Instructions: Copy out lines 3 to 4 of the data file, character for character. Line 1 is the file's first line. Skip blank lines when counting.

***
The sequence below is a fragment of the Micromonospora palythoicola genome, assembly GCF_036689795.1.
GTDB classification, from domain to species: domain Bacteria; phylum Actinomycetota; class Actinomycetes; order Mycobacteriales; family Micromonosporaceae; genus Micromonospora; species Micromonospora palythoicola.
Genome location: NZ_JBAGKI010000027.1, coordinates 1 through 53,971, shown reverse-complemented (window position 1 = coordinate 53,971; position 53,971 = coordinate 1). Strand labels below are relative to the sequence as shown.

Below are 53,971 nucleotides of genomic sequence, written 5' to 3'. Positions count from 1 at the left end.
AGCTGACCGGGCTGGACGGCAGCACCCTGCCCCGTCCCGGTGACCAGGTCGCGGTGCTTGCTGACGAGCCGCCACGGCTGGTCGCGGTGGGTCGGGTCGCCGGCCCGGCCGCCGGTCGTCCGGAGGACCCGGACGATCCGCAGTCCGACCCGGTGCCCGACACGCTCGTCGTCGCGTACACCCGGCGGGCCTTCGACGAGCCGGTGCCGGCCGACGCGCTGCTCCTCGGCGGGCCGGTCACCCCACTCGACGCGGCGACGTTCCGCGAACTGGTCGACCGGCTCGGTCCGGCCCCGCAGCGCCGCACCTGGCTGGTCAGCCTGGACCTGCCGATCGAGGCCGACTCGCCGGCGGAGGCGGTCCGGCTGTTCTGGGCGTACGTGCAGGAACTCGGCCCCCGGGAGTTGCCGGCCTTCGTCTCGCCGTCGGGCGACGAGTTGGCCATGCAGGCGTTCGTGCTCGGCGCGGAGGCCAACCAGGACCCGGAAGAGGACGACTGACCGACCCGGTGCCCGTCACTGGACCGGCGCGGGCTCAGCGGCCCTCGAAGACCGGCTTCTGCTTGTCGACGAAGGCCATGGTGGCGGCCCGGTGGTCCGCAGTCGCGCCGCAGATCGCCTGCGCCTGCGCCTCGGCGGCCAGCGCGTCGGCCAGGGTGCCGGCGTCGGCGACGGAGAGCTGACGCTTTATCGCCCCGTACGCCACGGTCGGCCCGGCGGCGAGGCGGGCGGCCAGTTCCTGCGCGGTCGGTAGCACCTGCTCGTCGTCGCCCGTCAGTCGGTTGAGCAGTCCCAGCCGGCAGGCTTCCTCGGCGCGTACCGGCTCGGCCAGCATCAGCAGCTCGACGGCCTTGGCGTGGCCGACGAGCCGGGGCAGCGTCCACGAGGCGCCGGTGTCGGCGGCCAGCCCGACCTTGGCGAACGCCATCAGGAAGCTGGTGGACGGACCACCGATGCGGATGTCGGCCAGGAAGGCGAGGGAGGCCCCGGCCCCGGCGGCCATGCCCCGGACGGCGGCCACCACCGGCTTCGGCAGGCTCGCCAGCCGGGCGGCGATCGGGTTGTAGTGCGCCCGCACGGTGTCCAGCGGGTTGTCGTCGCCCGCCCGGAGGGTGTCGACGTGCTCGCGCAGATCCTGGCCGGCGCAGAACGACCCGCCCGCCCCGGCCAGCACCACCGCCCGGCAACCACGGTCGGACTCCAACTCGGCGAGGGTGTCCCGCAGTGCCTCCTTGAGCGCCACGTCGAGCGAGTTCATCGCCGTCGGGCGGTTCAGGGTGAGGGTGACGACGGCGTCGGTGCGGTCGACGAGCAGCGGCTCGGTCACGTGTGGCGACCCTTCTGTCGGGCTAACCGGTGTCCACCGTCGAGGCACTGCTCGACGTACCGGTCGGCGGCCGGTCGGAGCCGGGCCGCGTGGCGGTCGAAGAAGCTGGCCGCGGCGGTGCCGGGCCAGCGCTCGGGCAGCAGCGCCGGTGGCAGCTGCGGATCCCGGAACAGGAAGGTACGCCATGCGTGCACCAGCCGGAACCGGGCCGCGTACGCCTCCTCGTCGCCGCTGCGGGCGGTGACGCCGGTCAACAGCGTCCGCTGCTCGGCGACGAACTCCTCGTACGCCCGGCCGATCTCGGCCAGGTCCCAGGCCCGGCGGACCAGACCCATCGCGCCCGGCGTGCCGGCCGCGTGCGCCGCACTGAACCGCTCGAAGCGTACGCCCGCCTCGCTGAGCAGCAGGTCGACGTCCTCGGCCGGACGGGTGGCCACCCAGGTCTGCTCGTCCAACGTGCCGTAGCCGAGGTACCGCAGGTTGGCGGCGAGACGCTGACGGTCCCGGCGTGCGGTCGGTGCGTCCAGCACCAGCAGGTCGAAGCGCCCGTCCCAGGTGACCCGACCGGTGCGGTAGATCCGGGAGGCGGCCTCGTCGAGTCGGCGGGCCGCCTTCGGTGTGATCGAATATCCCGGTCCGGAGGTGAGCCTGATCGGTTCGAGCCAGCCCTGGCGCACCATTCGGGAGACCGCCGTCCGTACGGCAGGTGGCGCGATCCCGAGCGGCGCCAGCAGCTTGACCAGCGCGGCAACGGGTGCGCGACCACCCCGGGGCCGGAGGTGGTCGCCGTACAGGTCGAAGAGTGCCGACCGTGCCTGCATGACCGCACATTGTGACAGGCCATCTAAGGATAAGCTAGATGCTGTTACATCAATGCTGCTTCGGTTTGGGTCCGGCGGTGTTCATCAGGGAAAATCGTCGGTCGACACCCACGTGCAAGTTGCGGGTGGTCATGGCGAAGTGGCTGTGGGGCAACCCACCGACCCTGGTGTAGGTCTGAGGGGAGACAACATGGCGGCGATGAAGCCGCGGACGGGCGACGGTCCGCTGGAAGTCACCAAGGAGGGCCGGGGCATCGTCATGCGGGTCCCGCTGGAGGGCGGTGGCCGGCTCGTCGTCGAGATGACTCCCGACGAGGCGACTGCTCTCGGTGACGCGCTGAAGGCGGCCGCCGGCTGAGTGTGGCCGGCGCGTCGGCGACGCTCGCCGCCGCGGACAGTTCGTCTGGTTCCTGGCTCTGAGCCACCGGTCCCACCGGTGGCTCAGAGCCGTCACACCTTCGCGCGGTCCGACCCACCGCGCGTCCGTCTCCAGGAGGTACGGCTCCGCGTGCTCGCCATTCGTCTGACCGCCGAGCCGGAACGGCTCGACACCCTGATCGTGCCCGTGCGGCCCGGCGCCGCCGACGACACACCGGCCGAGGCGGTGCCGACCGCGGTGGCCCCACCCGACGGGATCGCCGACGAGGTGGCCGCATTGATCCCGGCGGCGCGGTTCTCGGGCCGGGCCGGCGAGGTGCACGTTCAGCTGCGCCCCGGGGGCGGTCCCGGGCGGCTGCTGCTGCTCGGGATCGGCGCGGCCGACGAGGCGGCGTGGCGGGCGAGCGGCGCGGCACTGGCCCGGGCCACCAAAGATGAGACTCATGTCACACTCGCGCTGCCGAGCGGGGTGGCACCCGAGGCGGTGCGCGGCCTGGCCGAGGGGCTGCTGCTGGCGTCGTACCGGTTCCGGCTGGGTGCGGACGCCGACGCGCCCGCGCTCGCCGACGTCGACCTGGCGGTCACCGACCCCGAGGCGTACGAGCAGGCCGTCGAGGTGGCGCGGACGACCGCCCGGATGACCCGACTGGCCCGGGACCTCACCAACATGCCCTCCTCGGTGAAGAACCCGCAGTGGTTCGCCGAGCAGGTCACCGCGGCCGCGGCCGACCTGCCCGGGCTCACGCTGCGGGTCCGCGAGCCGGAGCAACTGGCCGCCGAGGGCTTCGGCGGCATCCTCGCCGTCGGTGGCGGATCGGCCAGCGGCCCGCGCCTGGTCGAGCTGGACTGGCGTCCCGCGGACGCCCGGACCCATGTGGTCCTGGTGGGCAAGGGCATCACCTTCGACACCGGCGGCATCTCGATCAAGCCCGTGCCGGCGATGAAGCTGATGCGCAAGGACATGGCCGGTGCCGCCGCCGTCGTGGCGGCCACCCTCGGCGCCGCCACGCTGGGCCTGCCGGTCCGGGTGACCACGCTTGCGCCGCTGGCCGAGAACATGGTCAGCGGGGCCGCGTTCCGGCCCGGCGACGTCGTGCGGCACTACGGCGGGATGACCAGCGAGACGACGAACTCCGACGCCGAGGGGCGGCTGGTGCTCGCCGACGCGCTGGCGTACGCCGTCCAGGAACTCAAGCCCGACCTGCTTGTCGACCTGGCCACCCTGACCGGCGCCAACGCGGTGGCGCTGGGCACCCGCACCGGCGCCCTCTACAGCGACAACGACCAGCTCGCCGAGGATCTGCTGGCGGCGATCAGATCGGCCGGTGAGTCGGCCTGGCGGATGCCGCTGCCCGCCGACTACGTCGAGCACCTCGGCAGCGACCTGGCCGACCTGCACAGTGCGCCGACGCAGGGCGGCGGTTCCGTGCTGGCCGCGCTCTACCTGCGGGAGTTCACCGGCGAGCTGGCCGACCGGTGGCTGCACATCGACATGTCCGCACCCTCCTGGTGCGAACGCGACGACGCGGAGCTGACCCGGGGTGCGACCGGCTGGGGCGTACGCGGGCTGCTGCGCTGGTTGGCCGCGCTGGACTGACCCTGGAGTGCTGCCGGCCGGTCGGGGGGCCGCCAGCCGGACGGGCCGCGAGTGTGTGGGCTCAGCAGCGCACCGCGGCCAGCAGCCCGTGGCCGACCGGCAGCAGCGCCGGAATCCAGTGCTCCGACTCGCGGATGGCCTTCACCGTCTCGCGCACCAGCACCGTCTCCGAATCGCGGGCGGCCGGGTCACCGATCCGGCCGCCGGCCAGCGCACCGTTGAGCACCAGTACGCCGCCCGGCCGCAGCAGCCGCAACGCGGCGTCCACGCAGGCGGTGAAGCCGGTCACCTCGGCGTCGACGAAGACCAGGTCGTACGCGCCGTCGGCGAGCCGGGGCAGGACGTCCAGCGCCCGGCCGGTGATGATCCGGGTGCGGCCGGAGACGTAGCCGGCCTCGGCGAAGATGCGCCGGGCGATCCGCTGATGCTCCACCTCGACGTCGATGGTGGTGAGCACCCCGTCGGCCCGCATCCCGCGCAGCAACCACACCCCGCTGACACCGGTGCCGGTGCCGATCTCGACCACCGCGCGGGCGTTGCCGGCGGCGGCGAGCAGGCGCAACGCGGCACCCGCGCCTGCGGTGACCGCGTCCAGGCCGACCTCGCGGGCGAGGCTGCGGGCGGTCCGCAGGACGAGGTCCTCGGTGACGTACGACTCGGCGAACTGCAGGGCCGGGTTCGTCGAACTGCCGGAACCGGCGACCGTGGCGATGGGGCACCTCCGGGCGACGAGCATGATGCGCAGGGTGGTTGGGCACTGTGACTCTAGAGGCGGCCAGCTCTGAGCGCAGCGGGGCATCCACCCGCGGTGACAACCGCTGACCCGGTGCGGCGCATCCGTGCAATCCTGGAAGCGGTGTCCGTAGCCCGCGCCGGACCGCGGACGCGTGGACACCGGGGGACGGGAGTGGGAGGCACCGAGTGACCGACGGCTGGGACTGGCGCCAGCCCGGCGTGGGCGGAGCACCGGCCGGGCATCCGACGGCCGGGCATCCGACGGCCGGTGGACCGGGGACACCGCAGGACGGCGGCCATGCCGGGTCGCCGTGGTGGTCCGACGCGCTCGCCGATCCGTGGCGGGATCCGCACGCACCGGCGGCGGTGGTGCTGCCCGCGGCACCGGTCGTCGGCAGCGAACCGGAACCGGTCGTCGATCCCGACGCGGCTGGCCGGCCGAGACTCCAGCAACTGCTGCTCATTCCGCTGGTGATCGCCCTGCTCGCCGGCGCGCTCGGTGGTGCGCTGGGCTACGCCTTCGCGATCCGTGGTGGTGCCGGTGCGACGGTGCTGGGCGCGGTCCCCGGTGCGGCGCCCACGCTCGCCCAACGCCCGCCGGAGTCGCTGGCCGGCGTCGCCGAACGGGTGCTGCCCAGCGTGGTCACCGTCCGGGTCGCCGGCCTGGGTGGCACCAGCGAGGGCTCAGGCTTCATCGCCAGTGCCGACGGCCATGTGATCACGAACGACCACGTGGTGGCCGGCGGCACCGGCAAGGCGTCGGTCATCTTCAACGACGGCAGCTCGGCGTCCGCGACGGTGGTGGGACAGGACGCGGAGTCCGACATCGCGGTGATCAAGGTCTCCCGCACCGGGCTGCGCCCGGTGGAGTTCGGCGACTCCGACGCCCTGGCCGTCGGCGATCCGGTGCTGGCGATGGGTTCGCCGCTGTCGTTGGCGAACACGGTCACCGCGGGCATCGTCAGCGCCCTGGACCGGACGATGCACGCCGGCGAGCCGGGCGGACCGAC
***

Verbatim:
Genome location: NZ_JBAGKI010000027.1, coordinates 1 through 53,971, shown reverse-complemented (window position 1 = coordinate 53,971; position 53,971 = coordinate 1). Strand labels below are relative to the sequence as shown.

Below are 53,971 nucleotides of genomic sequence, written 5' to 3'. Positions count from 1 at the left end.